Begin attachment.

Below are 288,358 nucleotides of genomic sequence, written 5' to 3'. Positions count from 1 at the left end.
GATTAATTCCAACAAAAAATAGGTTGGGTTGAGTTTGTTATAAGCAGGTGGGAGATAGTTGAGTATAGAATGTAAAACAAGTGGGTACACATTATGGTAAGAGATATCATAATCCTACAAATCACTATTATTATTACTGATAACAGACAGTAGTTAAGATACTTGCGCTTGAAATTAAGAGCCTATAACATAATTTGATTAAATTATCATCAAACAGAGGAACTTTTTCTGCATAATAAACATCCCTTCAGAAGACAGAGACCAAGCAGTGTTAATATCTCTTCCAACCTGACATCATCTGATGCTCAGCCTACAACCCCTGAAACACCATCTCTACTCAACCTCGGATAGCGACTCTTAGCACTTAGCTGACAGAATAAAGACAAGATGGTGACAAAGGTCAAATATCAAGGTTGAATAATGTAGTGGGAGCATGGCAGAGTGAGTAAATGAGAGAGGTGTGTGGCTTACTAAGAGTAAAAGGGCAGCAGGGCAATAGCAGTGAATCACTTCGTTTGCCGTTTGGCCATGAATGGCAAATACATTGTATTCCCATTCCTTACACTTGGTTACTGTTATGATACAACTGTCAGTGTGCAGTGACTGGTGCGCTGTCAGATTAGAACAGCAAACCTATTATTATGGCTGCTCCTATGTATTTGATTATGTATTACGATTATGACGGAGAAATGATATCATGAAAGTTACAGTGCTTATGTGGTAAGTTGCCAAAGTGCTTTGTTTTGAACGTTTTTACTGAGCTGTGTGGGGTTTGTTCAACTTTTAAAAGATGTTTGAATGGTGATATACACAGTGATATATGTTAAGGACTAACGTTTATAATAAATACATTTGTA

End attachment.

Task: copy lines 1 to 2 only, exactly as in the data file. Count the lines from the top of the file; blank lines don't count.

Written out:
Below are 288,358 nucleotides of genomic sequence, written 5' to 3'. Positions count from 1 at the left end.
GATTAATTCCAACAAAAAATAGGTTGGGTTGAGTTTGTTATAAGCAGGTGGGAGATAGTTGAGTATAGAATGTAAAACAAGTGGGTACACATTATGGTAAGAGATATCATAATCCTACAAATCACTATTATTATTACTGATAACAGACAGTAGTTAAGATACTTGCGCTTGAAATTAAGAGCCTATAACATAATTTGATTAAATTATCATCAAACAGAGGAACTTTTTCTGCATAATAAACATCCCTTCAGAAGACAGAGACCAAGCAGTGTTAATATCTCTTCCAACCTGACATCATCTGATGCTCAGCCTACAACCCCTGAAACACCATCTCTACTCAACCTCGGATAGCGACTCTTAGCACTTAGCTGACAGAATAAAGACAAGATGGTGACAAAGGTCAAATATCAAGGTTGAATAATGTAGTGGGAGCATGGCAGAGTGAGTAAATGAGAGAGGTGTGTGGCTTACTAAGAGTAAAAGGGCAGCAGGGCAATAGCAGTGAATCACTTCGTTTGCCGTTTGGCCATGAATGGCAAATACATTGTATTCCCATTCCTTACACTTGGTTACTGTTATGATACAACTGTCAGTGTGCAGTGACTGGTGCGCTGTCAGATTAGAACAGCAAACCTATTATTATGGCTGCTCCTATGTATTTGATTATGTATTACGATTATGACGGAGAAATGATATCATGAAAGTTACAGTGCTTATGTGGTAAGTTGCCAAAGTGCTTTGTTTTGAACGTTTTTACTGAGCTGTGTGGGGTTTGTTCAACTTTTAAAAGATGTTTGAATGGTGATATACACAGTGATATATGTTAAGGACTAACGTTTATAATAAATACATTTGTA